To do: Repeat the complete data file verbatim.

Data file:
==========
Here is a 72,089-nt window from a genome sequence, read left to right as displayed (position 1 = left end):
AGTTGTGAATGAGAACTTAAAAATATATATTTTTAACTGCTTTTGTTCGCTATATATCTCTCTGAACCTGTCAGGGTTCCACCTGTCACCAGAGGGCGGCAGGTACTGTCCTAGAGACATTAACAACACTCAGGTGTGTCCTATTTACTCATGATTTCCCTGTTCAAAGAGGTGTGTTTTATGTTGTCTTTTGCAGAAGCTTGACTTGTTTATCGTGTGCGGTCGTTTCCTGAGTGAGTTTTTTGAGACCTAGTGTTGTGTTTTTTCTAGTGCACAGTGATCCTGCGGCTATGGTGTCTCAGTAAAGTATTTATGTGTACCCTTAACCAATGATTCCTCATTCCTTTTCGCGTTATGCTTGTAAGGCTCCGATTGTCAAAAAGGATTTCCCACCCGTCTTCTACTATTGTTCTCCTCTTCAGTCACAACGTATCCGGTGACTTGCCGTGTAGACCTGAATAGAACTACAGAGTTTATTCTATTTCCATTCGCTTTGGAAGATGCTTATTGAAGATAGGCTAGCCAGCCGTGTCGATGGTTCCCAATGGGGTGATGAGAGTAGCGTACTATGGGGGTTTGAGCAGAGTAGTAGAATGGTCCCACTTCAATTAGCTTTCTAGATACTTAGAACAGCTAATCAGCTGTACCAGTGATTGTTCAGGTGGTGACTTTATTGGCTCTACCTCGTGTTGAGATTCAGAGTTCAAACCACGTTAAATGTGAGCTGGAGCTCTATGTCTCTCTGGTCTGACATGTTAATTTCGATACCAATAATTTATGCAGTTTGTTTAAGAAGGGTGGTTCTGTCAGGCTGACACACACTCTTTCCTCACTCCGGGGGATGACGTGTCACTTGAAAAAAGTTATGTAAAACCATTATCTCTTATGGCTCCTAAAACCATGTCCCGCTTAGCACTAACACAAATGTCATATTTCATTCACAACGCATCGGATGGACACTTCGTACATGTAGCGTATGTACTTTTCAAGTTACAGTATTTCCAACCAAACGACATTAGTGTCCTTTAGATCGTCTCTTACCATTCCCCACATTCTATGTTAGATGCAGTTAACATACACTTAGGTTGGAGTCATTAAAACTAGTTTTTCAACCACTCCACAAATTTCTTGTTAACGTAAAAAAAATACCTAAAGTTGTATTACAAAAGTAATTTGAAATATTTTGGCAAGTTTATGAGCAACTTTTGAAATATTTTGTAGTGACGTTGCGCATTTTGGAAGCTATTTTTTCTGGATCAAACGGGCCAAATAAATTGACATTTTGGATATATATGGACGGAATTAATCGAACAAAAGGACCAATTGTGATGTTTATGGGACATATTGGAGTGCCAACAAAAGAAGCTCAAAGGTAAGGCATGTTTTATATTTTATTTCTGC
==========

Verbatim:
Here is a 72,089-nt window from a genome sequence, read left to right as displayed (position 1 = left end):
AGTTGTGAATGAGAACTTAAAAATATATATTTTTAACTGCTTTTGTTCGCTATATATCTCTCTGAACCTGTCAGGGTTCCACCTGTCACCAGAGGGCGGCAGGTACTGTCCTAGAGACATTAACAACACTCAGGTGTGTCCTATTTACTCATGATTTCCCTGTTCAAAGAGGTGTGTTTTATGTTGTCTTTTGCAGAAGCTTGACTTGTTTATCGTGTGCGGTCGTTTCCTGAGTGAGTTTTTTGAGACCTAGTGTTGTGTTTTTTCTAGTGCACAGTGATCCTGCGGCTATGGTGTCTCAGTAAAGTATTTATGTGTACCCTTAACCAATGATTCCTCATTCCTTTTCGCGTTATGCTTGTAAGGCTCCGATTGTCAAAAAGGATTTCCCACCCGTCTTCTACTATTGTTCTCCTCTTCAGTCACAACGTATCCGGTGACTTGCCGTGTAGACCTGAATAGAACTACAGAGTTTATTCTATTTCCATTCGCTTTGGAAGATGCTTATTGAAGATAGGCTAGCCAGCCGTGTCGATGGTTCCCAATGGGGTGATGAGAGTAGCGTACTATGGGGGTTTGAGCAGAGTAGTAGAATGGTCCCACTTCAATTAGCTTTCTAGATACTTAGAACAGCTAATCAGCTGTACCAGTGATTGTTCAGGTGGTGACTTTATTGGCTCTACCTCGTGTTGAGATTCAGAGTTCAAACCACGTTAAATGTGAGCTGGAGCTCTATGTCTCTCTGGTCTGACATGTTAATTTCGATACCAATAATTTATGCAGTTTGTTTAAGAAGGGTGGTTCTGTCAGGCTGACACACACTCTTTCCTCACTCCGGGGGATGACGTGTCACTTGAAAAAAGTTATGTAAAACCATTATCTCTTATGGCTCCTAAAACCATGTCCCGCTTAGCACTAACACAAATGTCATATTTCATTCACAACGCATCGGATGGACACTTCGTACATGTAGCGTATGTACTTTTCAAGTTACAGTATTTCCAACCAAACGACATTAGTGTCCTTTAGATCGTCTCTTACCATTCCCCACATTCTATGTTAGATGCAGTTAACATACACTTAGGTTGGAGTCATTAAAACTAGTTTTTCAACCACTCCACAAATTTCTTGTTAACGTAAAAAAAATACCTAAAGTTGTATTACAAAAGTAATTTGAAATATTTTGGCAAGTTTATGAGCAACTTTTGAAATATTTTGTAGTGACGTTGCGCATTTTGGAAGCTATTTTTTCTGGATCAAACGGGCCAAATAAATTGACATTTTGGATATATATGGACGGAATTAATCGAACAAAAGGACCAATTGTGATGTTTATGGGACATATTGGAGTGCCAACAAAAGAAGCTCAAAGGTAAGGCATGTTTTATATTTTATTTCTGC